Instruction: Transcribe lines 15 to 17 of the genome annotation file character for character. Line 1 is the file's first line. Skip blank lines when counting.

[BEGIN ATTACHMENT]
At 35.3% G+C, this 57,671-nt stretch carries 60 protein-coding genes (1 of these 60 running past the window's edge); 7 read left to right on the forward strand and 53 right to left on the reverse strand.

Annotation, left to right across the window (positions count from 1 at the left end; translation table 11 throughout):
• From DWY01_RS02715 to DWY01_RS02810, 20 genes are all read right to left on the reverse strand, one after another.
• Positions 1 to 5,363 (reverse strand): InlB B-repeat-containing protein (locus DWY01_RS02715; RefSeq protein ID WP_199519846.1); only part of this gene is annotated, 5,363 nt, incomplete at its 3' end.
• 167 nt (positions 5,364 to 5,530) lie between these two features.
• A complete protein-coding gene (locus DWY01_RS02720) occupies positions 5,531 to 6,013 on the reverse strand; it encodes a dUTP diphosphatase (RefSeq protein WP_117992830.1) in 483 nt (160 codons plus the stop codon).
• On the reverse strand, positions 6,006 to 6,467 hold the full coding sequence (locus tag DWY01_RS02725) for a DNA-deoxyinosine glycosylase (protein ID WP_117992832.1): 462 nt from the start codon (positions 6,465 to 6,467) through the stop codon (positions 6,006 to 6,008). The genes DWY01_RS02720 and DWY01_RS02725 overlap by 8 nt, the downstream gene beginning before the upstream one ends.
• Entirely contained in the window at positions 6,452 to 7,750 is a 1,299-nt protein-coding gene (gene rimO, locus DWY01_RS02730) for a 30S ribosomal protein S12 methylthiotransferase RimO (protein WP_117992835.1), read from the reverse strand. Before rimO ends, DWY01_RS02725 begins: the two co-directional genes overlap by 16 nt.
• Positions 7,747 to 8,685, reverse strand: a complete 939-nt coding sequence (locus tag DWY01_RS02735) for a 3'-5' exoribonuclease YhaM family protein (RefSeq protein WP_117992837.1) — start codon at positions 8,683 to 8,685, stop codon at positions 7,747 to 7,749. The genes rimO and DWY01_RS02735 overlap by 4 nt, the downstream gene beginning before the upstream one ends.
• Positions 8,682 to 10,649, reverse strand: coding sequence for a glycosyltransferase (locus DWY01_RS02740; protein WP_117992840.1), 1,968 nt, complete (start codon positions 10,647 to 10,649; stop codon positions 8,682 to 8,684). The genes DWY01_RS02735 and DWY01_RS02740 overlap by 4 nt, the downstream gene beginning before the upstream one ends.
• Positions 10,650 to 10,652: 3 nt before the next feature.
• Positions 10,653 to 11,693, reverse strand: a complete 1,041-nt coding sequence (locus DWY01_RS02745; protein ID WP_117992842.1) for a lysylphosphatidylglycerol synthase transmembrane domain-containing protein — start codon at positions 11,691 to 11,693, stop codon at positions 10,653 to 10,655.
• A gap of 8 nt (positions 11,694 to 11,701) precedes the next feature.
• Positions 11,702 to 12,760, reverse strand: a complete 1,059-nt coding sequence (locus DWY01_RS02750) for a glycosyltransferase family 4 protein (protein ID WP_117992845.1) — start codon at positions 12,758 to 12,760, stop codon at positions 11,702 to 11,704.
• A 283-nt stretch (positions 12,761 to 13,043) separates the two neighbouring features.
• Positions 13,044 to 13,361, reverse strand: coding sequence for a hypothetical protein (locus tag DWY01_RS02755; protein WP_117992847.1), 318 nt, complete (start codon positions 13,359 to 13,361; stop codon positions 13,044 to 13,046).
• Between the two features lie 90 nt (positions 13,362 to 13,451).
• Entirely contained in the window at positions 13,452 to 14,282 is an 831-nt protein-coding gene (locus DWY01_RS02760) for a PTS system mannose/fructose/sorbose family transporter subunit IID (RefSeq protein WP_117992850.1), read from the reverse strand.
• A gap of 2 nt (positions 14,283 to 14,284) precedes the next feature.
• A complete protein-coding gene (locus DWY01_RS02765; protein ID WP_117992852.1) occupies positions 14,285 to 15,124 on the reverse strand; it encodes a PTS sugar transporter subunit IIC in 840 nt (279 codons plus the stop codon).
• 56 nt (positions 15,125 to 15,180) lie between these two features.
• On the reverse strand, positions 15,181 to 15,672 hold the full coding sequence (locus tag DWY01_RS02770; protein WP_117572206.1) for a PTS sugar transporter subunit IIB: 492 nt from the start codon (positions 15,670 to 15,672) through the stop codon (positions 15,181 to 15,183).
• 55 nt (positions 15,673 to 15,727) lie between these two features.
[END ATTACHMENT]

• A 283-nt stretch (positions 12,761 to 13,043) separates the two neighbouring features.
• Positions 13,044 to 13,361, reverse strand: coding sequence for a hypothetical protein (locus tag DWY01_RS02755; protein WP_117992847.1), 318 nt, complete (start codon positions 13,359 to 13,361; stop codon positions 13,044 to 13,046).
• Between the two features lie 90 nt (positions 13,362 to 13,451).